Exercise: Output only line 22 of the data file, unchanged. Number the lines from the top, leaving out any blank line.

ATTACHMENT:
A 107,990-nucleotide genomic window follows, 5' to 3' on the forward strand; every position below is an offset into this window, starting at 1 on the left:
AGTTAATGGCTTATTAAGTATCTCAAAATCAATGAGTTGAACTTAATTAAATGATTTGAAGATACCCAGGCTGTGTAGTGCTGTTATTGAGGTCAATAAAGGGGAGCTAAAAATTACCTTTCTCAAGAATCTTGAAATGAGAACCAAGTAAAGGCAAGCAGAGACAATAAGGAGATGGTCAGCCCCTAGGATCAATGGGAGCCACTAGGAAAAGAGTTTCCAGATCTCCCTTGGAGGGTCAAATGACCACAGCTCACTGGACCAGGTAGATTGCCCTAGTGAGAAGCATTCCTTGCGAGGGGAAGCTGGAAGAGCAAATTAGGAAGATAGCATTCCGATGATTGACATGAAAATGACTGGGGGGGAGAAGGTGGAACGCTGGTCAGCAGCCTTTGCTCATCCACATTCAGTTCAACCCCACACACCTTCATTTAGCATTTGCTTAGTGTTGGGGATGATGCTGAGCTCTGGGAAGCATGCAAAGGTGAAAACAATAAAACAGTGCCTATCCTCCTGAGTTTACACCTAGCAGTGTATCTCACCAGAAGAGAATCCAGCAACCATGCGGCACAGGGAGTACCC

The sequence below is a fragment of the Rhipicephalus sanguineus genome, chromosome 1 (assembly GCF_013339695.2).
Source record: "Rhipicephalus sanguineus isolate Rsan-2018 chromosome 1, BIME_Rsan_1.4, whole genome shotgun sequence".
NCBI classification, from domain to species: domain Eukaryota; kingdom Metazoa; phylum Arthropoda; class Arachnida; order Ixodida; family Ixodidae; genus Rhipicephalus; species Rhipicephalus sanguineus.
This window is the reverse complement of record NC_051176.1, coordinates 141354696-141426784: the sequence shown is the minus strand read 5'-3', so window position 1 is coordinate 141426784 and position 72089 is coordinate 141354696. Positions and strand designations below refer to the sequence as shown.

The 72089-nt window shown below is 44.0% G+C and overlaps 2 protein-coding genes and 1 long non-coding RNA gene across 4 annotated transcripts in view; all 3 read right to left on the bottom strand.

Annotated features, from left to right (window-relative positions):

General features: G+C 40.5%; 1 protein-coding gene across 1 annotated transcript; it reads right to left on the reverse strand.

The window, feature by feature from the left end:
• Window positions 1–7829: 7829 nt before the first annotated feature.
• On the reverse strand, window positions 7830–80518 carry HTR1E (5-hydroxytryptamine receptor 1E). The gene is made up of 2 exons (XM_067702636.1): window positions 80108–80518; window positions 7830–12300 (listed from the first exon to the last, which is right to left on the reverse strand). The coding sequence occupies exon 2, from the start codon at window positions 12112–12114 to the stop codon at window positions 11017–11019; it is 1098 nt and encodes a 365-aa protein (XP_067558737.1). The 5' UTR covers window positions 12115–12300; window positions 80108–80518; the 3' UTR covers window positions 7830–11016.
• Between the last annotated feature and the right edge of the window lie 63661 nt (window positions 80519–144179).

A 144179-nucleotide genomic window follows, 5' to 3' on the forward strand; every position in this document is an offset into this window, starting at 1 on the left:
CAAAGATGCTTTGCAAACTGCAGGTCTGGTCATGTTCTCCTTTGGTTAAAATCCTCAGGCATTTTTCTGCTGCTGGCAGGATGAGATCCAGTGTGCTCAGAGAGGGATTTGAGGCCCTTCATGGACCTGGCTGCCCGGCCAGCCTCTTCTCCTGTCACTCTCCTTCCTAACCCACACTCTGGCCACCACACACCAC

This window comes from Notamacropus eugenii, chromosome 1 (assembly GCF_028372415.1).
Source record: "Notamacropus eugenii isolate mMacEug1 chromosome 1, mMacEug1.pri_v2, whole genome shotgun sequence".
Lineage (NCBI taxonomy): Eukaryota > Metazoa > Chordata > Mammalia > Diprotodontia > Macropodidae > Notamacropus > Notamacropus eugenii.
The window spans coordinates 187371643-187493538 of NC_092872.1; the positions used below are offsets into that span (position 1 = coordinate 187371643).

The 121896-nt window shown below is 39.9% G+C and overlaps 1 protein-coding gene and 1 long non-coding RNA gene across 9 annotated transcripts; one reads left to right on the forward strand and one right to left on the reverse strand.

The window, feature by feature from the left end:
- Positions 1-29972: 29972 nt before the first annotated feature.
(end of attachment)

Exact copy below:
- Positions 1-29972: 29972 nt before the first annotated feature.